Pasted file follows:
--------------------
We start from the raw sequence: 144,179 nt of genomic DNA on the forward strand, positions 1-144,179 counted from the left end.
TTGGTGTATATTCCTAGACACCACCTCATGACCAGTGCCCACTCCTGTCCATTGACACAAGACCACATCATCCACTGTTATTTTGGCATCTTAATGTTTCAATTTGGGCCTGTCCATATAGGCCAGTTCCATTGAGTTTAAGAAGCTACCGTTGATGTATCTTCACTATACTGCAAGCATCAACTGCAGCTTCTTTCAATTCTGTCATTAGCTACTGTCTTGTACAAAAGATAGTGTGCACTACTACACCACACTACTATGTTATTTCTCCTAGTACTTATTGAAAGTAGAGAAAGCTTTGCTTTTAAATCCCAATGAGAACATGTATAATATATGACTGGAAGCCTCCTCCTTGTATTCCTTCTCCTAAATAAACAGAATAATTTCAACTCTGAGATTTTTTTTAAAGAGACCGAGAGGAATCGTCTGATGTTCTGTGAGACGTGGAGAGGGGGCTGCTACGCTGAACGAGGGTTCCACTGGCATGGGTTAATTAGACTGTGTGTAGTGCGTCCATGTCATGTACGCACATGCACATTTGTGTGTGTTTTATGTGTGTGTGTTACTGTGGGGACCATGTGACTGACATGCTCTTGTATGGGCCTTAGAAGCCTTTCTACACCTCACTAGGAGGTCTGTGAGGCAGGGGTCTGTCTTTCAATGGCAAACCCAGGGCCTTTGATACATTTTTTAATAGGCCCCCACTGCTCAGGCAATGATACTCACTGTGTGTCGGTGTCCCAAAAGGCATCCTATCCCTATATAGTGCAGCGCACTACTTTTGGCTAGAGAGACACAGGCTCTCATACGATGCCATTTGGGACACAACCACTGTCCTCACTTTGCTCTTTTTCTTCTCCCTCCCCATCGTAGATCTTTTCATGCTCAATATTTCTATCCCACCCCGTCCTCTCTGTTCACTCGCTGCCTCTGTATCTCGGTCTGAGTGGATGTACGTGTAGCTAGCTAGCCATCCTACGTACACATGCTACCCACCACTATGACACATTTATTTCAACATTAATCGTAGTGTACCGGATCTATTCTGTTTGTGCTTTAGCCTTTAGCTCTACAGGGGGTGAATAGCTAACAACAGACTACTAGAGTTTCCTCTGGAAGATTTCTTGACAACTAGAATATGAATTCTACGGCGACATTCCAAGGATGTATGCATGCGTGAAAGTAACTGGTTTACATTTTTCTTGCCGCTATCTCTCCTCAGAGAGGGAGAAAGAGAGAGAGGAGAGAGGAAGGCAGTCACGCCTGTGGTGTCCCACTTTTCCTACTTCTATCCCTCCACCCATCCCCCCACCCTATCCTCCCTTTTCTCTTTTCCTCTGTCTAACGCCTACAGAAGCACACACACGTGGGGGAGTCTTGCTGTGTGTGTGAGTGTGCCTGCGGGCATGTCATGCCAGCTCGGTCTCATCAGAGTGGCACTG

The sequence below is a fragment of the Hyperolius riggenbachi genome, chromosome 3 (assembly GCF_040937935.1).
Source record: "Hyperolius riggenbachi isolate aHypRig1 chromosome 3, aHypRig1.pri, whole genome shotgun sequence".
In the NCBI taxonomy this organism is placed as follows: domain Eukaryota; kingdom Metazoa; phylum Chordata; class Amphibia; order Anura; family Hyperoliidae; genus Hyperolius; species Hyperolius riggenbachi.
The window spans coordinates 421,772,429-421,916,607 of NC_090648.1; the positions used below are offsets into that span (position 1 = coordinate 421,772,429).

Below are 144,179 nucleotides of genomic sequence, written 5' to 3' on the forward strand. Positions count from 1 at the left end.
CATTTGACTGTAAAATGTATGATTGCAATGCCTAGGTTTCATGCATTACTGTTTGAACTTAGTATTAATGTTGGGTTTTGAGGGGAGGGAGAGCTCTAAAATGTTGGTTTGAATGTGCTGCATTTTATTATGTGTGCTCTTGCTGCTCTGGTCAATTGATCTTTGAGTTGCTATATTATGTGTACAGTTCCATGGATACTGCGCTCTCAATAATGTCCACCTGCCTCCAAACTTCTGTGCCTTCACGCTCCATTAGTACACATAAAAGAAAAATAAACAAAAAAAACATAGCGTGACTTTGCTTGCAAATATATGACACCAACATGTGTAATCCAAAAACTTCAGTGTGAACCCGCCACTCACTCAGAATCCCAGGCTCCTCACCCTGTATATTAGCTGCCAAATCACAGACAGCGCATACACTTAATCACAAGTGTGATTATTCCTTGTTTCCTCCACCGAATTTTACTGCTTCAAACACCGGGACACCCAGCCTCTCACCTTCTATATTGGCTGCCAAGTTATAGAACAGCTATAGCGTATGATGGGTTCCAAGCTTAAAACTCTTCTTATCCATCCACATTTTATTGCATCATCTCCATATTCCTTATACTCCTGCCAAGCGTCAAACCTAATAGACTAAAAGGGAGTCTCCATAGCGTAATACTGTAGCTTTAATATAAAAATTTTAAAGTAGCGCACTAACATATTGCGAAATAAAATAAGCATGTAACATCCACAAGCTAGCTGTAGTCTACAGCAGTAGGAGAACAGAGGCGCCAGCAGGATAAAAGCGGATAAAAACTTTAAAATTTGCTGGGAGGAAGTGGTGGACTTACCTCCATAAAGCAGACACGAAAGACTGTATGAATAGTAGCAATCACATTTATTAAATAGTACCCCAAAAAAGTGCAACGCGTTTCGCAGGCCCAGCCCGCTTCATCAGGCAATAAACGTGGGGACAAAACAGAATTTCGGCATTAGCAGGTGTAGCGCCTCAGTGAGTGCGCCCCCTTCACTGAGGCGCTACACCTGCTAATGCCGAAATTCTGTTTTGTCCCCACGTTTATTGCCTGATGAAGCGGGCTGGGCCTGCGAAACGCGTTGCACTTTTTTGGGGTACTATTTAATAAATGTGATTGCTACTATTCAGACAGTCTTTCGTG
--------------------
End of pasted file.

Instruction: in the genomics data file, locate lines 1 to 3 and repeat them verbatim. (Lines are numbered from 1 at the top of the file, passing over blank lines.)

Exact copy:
We start from the raw sequence: 144,179 nt of genomic DNA on the forward strand, positions 1-144,179 counted from the left end.
TTGGTGTATATTCCTAGACACCACCTCATGACCAGTGCCCACTCCTGTCCATTGACACAAGACCACATCATCCACTGTTATTTTGGCATCTTAATGTTTCAATTTGGGCCTGTCCATATAGGCCAGTTCCATTGAGTTTAAGAAGCTACCGTTGATGTATCTTCACTATACTGCAAGCATCAACTGCAGCTTCTTTCAATTCTGTCATTAGCTACTGTCTTGTACAAAAGATAGTGTGCACTACTACACCACACTACTATGTTATTTCTCCTAGTACTTATTGAAAGTAGAGAAAGCTTTGCTTTTAAATCCCAATGAGAACATGTATAATATATGACTGGAAGCCTCCTCCTTGTATTCCTTCTCCTAAATAAACAGAATAATTTCAACTCTGAGATTTTTTTTAAAGAGACCGAGAGGAATCGTCTGATGTTCTGTGAGACGTGGAGAGGGGGCTGCTACGCTGAACGAGGGTTCCACTGGCATGGGTTAATTAGACTGTGTGTAGTGCGTCCATGTCATGTACGCACATGCACATTTGTGTGTGTTTTATGTGTGTGTGTTACTGTGGGGACCATGTGACTGACATGCTCTTGTATGGGCCTTAGAAGCCTTTCTACACCTCACTAGGAGGTCTGTGAGGCAGGGGTCTGTCTTTCAATGGCAAACCCAGGGCCTTTGATACATTTTTTAATAGGCCCCCACTGCTCAGGCAATGATACTCACTGTGTGTCGGTGTCCCAAAAGGCATCCTATCCCTATATAGTGCAGCGCACTACTTTTGGCTAGAGAGACACAGGCTCTCATACGATGCCATTTGGGACACAACCACTGTCCTCACTTTGCTCTTTTTCTTCTCCCTCCCCATCGTAGATCTTTTCATGCTCAATATTTCTATCCCACCCCGTCCTCTCTGTTCACTCGCTGCCTCTGTATCTCGGTCTGAGTGGATGTACGTGTAGCTAGCTAGCCATCCTACGTACACATGCTACCCACCACTATGACACATTTATTTCAACATTAATCGTAGTGTACCGGATCTATTCTGTTTGTGCTTTAGCCTTTAGCTCTACAGGGGGTGAATAGCTAACAACAGACTACTAGAGTTTCCTCTGGAAGATTTCTTGACAACTAGAATATGAATTCTACGGCGACATTCCAAGGATGTATGCATGCGTGAAAGTAACTGGTTTACATTTTTCTTGCCGCTATCTCTCCTCAGAGAGGGAGAAAGAGAGAGAGGAGAGAGGAAGGCAGTCACGCCTGTGGTGTCCCACTTTTCCTACTTCTATCCCTCCACCCATCCCCCCACCCTATCCTCCCTTTTCTCTTTTCCTCTGTCTAACGCCTACAGAAGCACACACACGTGGGGGAGTCTTGCTGTGTGTGTGAGTGTGCCTGCGGGCATGTCATGCCAGCTCGGTCTCATCAGAGTGGCACTG

The sequence below is a fragment of the Hyperolius riggenbachi genome, chromosome 3 (assembly GCF_040937935.1).